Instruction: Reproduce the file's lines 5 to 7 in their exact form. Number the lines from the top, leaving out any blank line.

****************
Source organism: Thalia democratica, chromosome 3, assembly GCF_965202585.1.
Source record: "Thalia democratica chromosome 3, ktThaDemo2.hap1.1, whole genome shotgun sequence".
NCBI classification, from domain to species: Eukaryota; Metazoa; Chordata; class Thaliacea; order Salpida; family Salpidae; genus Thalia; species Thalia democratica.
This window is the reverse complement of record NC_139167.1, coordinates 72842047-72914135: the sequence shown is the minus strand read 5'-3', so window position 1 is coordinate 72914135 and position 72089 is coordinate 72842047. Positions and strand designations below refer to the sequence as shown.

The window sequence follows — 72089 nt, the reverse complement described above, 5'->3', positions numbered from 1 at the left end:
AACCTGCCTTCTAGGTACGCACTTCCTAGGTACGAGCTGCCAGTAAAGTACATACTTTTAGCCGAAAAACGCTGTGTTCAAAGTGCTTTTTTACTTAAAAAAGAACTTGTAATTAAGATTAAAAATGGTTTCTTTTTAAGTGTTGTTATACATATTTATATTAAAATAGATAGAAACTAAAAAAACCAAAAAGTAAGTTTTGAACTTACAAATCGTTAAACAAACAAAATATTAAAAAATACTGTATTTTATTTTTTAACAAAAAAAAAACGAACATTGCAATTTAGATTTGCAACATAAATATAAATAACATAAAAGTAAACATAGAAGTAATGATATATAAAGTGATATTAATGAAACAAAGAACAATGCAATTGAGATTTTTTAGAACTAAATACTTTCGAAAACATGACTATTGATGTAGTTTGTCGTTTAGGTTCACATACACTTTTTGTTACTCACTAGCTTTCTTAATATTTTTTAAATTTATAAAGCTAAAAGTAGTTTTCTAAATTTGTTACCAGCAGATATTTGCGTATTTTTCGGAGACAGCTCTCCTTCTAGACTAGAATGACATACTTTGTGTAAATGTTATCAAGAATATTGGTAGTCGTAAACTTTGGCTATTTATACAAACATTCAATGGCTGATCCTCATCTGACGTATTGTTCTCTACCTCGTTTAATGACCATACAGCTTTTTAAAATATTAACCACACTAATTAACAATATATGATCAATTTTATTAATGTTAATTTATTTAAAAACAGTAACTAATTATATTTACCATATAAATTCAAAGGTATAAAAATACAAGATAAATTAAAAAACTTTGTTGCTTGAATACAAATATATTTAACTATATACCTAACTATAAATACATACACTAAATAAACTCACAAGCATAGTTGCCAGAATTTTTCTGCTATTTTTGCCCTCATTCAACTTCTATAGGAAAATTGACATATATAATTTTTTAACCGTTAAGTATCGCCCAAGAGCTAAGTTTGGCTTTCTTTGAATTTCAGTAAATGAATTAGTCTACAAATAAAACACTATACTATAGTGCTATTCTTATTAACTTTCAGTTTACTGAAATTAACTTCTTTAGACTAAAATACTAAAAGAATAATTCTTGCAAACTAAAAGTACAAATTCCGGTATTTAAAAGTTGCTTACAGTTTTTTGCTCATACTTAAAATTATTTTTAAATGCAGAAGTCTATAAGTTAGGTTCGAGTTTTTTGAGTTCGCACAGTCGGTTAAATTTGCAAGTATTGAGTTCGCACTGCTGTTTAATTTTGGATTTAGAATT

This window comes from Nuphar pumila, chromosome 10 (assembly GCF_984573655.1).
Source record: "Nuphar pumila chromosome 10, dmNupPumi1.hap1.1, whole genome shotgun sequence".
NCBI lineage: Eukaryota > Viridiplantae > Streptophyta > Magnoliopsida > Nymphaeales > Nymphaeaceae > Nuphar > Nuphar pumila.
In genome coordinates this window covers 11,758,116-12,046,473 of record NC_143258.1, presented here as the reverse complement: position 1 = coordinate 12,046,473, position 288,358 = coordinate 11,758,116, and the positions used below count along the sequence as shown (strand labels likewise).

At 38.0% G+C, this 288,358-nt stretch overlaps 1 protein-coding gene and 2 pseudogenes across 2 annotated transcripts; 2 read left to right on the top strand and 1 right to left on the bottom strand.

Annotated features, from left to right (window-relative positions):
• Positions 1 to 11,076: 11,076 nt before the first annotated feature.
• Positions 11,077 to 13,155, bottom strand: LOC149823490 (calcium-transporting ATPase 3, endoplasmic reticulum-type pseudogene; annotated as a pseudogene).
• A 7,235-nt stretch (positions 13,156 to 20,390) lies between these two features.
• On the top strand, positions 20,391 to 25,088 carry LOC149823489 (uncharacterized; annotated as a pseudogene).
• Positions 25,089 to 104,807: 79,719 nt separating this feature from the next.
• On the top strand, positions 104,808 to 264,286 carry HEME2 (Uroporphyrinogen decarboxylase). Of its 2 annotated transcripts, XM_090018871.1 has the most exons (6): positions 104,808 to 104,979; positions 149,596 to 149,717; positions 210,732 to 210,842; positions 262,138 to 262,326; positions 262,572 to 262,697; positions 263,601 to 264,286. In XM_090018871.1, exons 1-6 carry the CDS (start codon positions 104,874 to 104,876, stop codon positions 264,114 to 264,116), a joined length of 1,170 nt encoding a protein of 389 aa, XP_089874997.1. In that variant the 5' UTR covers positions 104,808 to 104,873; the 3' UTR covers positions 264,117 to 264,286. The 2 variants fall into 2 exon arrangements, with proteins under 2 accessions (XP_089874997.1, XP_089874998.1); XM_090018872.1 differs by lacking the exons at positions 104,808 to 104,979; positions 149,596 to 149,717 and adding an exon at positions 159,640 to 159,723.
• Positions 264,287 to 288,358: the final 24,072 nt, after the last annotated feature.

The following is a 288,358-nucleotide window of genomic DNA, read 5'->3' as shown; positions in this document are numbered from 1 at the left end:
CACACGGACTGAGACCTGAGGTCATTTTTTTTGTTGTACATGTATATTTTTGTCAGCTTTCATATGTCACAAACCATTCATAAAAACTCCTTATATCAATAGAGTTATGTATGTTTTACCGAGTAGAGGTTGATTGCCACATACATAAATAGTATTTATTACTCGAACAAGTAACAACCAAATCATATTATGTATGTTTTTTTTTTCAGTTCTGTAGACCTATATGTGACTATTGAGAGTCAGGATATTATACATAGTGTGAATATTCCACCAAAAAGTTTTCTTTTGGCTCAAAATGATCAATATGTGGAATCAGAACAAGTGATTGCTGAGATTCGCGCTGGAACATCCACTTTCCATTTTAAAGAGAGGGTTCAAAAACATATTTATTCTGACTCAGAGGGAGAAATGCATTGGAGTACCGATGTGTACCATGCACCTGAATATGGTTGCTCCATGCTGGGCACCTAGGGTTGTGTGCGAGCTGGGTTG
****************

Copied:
The window sequence follows — 72089 nt, the reverse complement described above, 5'->3', positions numbered from 1 at the left end:
AACCTGCCTTCTAGGTACGCACTTCCTAGGTACGAGCTGCCAGTAAAGTACATACTTTTAGCCGAAAAACGCTGTGTTCAAAGTGCTTTTTTACTTAAAAAAGAACTTGTAATTAAGATTAAAAATGGTTTCTTTTTAAGTGTTGTTATACATATTTATATTAAAATAGATAGAAACTAAAAAAACCAAAAAGTAAGTTTTGAACTTACAAATCGTTAAACAAACAAAATATTAAAAAATACTGTATTTTATTTTTTAACAAAAAAAAAACGAACATTGCAATTTAGATTTGCAACATAAATATAAATAACATAAAAGTAAACATAGAAGTAATGATATATAAAGTGATATTAATGAAACAAAGAACAATGCAATTGAGATTTTTTAGAACTAAATACTTTCGAAAACATGACTATTGATGTAGTTTGTCGTTTAGGTTCACATACACTTTTTGTTACTCACTAGCTTTCTTAATATTTTTTAAATTTATAAAGCTAAAAGTAGTTTTCTAAATTTGTTACCAGCAGATATTTGCGTATTTTTCGGAGACAGCTCTCCTTCTAGACTAGAATGACATACTTTGTGTAAATGTTATCAAGAATATTGGTAGTCGTAAACTTTGGCTATTTATACAAACATTCAATGGCTGATCCTCATCTGACGTATTGTTCTCTACCTCGTTTAATGACCATACAGCTTTTTAAAATATTAACCACACTAATTAACAATATATGATCAATTTTATTAATGTTAATTTATTTAAAAACAGTAACTAATTATATTTACCATATAAATTCAAAGGTATAAAAATACAAGATAAATTAAAAAACTTTGTTGCTTGAATACAAATATATTTAACTATATACCTAACTATAAATACATACACTAAATAAACTCACAAGCATAGTTGCCAGAATTTTTCTGCTATTTTTGCCCTCATTCAACTTCTATAGGAAAATTGACATATATAATTTTTTAACCGTTAAGTATCGCCCAAGAGCTAAGTTTGGCTTTCTTTGAATTTCAGTAAATGAATTAGTCTACAAATAAAACACTATACTATAGTGCTATTCTTATTAACTTTCAGTTTACTGAAATTAACTTCTTTAGACTAAAATACTAAAAGAATAATTCTTGCAAACTAAAAGTACAAATTCCGGTATTTAAAAGTTGCTTACAGTTTTTTGCTCATACTTAAAATTATTTTTAAATGCAGAAGTCTATAAGTTAGGTTCGAGTTTTTTGAGTTCGCACAGTCGGTTAAATTTGCAAGTATTGAGTTCGCACTGCTGTTTAATTTTGGATTTAGAATT

This window comes from Nuphar pumila, chromosome 10 (assembly GCF_984573655.1).